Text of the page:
Researcher shows attacks on airplane wifi and satellite communication antennas

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At Black Hat, IOActive researcher Ruben Santamarta presented remote attacks on the modem used in aircraft communications and on antennas for satellite communications. However, there would be no threat to aircraft safety.

Santamarta says he became interested in the security of Wi-Fi networks on airplanes when he examined his network traffic on a flight in November of last year and found that he had been assigned a public IP address. In addition, he saw that his address received several scans from the internet. Once landed, he searched for the relevant IP ranges via the Shodan search engine and found aircraft from three different airlines that could be found via the internet in this way. They all had a modem, or mdu, from the same manufacturer.

He then took a closer look at this device by finding out its firmware and examining it. He found that there was a backdoor that allowed him to open a shell in the VxWorks software running on the modem. However, this did not give him access that could jeopardize the safety of aircraft. He did state that it was possible to attack, for example, the devices of passengers and crew members, but did not elaborate on this. He also mentioned during the presentation that he also found an IoT botnet called Gafgyt, which was trying to attack the modem. However, it failed to infect the OS.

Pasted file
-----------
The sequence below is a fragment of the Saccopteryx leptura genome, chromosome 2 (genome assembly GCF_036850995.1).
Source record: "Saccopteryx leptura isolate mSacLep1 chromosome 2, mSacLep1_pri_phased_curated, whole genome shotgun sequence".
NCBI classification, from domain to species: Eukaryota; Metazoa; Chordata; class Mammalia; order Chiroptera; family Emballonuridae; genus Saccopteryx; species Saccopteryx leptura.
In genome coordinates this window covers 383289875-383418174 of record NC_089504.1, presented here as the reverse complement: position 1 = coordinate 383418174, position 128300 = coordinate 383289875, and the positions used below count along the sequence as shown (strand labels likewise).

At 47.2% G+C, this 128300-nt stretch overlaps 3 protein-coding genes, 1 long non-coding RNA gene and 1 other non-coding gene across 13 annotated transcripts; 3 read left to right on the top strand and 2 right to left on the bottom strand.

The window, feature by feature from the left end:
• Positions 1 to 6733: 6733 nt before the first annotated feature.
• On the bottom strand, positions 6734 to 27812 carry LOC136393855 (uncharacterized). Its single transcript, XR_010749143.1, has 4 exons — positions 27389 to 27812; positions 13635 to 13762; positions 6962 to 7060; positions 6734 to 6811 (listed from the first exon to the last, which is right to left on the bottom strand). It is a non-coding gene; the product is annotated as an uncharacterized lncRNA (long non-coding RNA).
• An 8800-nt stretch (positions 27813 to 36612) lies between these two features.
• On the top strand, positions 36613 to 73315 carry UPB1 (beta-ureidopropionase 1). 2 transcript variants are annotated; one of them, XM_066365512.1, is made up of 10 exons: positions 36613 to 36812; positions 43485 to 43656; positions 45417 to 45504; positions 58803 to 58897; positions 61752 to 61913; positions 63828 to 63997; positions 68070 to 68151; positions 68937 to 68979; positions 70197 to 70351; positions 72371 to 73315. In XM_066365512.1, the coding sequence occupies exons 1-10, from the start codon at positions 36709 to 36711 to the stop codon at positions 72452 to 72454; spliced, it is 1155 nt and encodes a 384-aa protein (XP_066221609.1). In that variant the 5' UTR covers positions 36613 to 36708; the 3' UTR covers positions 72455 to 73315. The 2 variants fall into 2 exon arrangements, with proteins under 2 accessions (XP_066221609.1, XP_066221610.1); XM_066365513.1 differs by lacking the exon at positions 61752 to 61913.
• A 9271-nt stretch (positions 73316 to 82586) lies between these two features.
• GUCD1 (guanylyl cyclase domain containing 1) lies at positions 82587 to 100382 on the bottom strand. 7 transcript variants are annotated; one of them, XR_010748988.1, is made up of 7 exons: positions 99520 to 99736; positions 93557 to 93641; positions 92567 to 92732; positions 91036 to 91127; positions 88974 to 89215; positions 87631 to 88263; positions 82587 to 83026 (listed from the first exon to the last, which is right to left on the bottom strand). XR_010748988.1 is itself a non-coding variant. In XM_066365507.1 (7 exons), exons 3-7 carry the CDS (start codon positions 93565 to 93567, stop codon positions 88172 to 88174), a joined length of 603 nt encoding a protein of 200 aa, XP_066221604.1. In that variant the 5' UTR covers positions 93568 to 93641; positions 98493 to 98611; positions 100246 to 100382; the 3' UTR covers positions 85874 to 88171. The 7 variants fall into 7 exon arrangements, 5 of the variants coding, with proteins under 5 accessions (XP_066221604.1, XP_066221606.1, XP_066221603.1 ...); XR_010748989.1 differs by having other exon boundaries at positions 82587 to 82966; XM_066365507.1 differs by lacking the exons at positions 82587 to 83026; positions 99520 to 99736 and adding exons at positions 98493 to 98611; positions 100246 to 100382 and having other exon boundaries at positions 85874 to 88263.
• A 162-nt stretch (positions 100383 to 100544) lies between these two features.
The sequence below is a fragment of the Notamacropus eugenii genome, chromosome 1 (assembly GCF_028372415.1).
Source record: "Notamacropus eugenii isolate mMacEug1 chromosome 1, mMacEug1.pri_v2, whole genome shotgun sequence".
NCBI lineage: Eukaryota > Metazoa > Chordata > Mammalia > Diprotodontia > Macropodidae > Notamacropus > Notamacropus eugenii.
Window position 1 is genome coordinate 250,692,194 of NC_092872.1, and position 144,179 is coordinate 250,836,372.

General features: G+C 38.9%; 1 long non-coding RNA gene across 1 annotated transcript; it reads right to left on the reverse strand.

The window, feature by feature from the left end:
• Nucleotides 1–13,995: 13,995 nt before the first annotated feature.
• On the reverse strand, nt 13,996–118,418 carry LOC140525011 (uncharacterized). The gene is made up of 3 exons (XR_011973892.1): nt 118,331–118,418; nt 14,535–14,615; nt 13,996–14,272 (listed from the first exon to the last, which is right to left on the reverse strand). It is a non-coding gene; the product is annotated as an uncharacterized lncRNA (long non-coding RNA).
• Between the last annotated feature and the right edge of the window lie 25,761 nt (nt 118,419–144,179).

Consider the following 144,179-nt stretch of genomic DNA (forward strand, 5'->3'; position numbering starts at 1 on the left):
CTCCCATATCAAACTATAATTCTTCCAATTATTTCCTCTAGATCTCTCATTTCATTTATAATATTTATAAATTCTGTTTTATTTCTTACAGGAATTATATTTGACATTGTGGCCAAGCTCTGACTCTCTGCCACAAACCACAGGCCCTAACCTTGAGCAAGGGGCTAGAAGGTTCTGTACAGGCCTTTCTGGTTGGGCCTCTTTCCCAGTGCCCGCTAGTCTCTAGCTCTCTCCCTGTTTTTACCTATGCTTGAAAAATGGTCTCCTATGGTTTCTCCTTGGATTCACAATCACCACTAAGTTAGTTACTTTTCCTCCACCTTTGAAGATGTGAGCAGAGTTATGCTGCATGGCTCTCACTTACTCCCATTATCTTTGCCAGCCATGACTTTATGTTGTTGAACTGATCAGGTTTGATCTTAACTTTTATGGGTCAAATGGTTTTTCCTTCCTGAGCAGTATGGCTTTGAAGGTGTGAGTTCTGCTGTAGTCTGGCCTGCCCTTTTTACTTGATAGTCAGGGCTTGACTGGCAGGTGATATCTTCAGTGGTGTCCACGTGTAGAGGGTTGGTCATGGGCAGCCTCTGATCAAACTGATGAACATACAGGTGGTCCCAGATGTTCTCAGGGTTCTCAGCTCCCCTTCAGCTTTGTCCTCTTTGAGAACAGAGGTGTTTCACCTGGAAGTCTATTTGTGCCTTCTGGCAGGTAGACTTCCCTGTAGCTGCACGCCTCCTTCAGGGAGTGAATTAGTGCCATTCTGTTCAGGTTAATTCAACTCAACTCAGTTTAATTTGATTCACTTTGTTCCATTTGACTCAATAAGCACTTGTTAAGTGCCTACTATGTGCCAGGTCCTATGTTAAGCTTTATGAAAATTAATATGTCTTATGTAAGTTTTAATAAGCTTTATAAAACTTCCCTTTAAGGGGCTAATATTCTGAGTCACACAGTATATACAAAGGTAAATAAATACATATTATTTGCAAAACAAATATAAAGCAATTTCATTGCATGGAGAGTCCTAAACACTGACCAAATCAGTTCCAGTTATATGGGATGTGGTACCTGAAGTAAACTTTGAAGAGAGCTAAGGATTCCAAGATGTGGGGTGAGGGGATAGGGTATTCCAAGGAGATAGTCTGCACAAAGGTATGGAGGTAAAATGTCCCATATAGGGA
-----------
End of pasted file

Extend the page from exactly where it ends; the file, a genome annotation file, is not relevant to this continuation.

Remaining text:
He also looked at antennas that are used for satellite communication, for example with aircraft and ships. These too appeared to be approached and taken over via the internet. That wasn’t difficult, according to Santamarta, who illustrated his point by stating that he “could have gotten root access in a hundred different ways.” Here too he encountered another botnet, one of the systems was infected with the Mirai malware. He showed in a demo that it is possible to remotely control such an antenna and direct it to locations of your choice.

According to Santamarta, this paves the way for so-called cyberphysical attacks, which can cause damage to electronic equipment or people nearby, for example. He explains that this is possible, for example, at a distance of up to 25 meters with a certain type of antenna. That risk does not exist with aircraft, but it does exist on ships such as cruise ships, for example. His findings would also have implications for military targets, which could be located using the devices that can be found via the internet. As no solution had yet been found, he was unable to provide further details.

Santamarta concludes by saying that he went through a complex disclosure process, which involved several Certs. However, he was unable to reach the antenna manufacturer. The researcher warned about this type of attack in 2014.

Update, 15:07: White paper is now online.

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